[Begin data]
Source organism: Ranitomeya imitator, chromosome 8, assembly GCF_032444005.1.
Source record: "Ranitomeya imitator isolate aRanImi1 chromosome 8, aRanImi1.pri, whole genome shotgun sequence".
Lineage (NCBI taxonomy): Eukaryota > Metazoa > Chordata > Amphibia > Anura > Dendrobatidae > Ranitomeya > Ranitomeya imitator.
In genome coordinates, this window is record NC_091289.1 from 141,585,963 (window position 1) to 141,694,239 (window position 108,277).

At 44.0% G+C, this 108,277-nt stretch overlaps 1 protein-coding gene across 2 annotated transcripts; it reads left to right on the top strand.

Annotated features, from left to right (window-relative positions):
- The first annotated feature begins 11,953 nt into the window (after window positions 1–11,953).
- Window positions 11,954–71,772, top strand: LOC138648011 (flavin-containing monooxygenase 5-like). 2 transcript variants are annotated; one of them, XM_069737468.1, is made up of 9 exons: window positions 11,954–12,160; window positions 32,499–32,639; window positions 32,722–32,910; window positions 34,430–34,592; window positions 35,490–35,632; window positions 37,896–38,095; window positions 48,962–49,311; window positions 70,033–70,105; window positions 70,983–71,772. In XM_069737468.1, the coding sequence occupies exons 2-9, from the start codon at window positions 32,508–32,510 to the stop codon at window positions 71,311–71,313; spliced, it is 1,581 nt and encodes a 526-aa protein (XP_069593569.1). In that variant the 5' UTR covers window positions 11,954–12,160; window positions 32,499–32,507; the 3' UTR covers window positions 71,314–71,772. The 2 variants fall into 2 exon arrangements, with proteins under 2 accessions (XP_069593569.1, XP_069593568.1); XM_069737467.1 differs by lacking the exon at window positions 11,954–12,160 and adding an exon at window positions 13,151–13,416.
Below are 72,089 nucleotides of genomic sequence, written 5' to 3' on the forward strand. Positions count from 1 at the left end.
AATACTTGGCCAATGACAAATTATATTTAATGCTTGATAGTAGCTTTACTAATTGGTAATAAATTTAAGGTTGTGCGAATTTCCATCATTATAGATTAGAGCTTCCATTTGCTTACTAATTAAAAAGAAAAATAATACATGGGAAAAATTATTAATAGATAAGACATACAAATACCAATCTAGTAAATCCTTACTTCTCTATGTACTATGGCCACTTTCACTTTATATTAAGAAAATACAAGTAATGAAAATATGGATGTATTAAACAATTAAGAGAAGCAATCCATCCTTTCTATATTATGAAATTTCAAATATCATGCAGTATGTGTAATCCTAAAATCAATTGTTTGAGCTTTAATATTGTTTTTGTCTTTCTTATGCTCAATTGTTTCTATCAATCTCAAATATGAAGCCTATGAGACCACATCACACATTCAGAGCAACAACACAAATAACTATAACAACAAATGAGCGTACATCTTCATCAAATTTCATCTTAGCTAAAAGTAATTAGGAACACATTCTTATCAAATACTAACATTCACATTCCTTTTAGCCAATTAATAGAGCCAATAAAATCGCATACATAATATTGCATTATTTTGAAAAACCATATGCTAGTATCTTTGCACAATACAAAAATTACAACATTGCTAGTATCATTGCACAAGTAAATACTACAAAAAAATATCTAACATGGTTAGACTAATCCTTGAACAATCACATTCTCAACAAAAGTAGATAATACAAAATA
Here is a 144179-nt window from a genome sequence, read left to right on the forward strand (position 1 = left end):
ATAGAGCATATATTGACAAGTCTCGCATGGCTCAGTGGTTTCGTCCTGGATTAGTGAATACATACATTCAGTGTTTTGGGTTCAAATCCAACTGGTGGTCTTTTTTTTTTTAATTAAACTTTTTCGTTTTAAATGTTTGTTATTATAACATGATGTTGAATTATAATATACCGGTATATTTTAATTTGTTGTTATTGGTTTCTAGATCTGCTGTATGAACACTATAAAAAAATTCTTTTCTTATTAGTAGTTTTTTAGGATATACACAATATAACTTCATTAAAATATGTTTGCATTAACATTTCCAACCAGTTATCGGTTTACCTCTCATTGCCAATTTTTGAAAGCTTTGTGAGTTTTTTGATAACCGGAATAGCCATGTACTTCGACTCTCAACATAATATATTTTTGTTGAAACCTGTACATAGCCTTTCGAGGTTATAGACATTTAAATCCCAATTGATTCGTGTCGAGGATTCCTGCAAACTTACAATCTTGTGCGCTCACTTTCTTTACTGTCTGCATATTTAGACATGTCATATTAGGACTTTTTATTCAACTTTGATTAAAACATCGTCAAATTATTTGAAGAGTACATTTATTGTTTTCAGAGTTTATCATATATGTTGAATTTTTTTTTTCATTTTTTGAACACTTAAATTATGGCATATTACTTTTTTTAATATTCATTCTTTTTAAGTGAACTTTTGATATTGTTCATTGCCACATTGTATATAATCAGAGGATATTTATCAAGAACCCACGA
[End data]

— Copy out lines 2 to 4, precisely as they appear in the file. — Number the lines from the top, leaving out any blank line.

Source record: "Ranitomeya imitator isolate aRanImi1 chromosome 8, aRanImi1.pri, whole genome shotgun sequence".
Lineage (NCBI taxonomy): Eukaryota > Metazoa > Chordata > Amphibia > Anura > Dendrobatidae > Ranitomeya > Ranitomeya imitator.
In genome coordinates, this window is record NC_091289.1 from 141,585,963 (window position 1) to 141,694,239 (window position 108,277).